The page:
Colson Whitehead on literature as social commentary
Seated on a pedestal in the Basilica of the Palazzo Ducale complex, Colson Whitehead commented that he usually spends Friday nights a little differently. Tonight, in conversation with Italian presenter Stas’ Gawronski, he talked to a packed house about the process of writing his latest novel The Nickel Boys, and its context in the America of today and the past.
The reform school where the two boys at the heart of the novel meet is based on an actual place, where real atrocities were committed. However, the two protagonists represent the extremes of the USA as experienced by people of colour: Elwood is a straight-A student caught in the wrong place at the wrong time; Turner is an orphan and a delinquent whose first priority is survival. Whitehead is a novelist, not an essayist, he reminded us, so it was natural to express these ideas through invented characters. The Nickel Boys is set in the pivotal years between the start of the civil rights struggle and the Voting Rights Act. “I look back on that generation with reverence,” the author said.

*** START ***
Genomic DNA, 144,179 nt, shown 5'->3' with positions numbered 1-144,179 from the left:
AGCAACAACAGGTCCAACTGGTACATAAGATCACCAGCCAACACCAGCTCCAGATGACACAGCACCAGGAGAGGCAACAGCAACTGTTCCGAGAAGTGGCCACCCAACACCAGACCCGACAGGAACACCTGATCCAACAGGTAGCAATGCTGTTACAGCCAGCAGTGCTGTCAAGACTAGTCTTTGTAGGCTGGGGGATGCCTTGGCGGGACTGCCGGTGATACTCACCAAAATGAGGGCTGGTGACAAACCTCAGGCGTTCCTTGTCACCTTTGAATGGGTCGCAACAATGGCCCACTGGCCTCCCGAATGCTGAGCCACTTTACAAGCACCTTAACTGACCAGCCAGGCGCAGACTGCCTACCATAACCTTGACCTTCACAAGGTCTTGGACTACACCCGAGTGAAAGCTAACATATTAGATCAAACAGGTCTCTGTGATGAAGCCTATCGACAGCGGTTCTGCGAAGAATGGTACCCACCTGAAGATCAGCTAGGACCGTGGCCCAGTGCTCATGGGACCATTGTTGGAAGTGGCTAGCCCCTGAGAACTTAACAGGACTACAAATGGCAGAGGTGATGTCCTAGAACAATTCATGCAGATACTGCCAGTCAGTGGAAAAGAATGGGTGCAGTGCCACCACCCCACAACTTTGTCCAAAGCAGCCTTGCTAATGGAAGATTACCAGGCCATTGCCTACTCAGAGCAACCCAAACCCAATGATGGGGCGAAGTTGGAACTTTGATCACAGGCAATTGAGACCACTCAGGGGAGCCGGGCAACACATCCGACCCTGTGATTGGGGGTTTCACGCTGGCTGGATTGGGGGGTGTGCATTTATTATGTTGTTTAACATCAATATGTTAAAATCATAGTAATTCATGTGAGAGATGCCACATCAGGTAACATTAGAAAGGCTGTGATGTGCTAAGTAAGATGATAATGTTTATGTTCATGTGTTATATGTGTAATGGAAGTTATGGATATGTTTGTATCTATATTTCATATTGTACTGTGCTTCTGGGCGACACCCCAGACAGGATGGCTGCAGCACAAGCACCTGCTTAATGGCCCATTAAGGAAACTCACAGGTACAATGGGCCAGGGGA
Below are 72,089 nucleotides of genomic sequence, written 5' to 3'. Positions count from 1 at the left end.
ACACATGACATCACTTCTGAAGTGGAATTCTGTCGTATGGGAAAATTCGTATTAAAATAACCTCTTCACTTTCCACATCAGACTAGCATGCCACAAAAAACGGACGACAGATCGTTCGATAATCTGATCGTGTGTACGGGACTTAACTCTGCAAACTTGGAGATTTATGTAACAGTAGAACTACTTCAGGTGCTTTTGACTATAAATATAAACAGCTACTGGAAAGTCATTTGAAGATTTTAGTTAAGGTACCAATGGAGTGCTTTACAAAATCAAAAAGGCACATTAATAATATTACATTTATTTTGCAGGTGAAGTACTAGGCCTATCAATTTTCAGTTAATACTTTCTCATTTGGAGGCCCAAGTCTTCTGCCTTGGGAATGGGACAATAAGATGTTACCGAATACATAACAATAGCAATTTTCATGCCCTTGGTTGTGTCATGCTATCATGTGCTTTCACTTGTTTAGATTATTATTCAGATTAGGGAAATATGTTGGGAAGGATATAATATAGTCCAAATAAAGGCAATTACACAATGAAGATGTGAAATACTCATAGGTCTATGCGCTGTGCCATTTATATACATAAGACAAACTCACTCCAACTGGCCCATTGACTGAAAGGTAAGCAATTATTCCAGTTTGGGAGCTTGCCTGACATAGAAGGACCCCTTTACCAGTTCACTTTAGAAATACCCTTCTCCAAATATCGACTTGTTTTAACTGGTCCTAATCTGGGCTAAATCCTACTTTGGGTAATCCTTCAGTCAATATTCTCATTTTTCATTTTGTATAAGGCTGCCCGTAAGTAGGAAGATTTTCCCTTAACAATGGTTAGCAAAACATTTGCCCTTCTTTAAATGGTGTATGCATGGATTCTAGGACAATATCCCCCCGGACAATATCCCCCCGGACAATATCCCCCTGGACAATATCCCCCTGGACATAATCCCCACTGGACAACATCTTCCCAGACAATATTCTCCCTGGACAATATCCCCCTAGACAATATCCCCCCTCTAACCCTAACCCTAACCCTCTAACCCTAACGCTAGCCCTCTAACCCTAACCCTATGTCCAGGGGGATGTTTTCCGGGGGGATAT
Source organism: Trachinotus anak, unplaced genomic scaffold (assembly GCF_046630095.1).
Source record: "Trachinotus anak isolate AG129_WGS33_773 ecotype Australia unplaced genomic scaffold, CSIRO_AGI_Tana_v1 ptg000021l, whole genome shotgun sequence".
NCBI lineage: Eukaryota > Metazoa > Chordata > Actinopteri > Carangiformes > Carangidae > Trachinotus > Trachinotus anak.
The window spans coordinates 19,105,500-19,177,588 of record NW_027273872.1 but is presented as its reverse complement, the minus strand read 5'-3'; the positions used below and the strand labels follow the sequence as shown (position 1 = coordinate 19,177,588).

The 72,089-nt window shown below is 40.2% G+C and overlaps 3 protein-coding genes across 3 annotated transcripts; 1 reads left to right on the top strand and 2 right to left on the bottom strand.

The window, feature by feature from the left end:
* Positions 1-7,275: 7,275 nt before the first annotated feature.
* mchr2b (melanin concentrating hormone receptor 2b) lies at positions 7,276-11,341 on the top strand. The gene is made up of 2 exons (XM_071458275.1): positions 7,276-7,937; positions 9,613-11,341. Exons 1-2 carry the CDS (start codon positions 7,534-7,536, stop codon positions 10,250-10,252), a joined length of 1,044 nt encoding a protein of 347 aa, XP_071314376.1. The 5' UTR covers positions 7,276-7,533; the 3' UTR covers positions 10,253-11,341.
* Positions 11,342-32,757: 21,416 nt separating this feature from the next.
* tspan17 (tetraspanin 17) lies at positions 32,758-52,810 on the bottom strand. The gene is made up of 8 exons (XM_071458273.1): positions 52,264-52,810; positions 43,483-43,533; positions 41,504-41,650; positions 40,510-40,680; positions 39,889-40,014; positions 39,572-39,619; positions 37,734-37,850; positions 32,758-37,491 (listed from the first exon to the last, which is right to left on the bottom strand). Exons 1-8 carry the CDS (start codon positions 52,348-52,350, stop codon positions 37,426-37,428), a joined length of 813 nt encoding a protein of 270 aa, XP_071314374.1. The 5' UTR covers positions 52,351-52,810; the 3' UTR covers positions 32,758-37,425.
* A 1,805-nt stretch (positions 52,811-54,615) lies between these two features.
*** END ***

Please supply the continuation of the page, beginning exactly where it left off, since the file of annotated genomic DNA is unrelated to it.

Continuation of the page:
Whitehead explained how he plans carefully, with voice and structure determined by the requirements of the story. Whereas The Underground Railroad required distance and editorialising, The Nickel Boys needed a narrative voice which was much closer to the boys, almost a third member of their gang. He wasn’t prepared for the emotional impact that writing the book would have on him. “How do you stop yourself being poisoned by that?” Gawronski asked. “It has never occurred to me to hate someone I’ve never met,” Whitehead replied.
In the final part of The Nickel Boys, Elwood has left the reform school and is attempting to build a normal life. Whitehead was interested in the process of coming back from trauma. He talked about the small choices we make about how to live, which add up over the years to become heroic acts. After such an experience, he said, some people find the capacity to love themselves and others. Some don’t.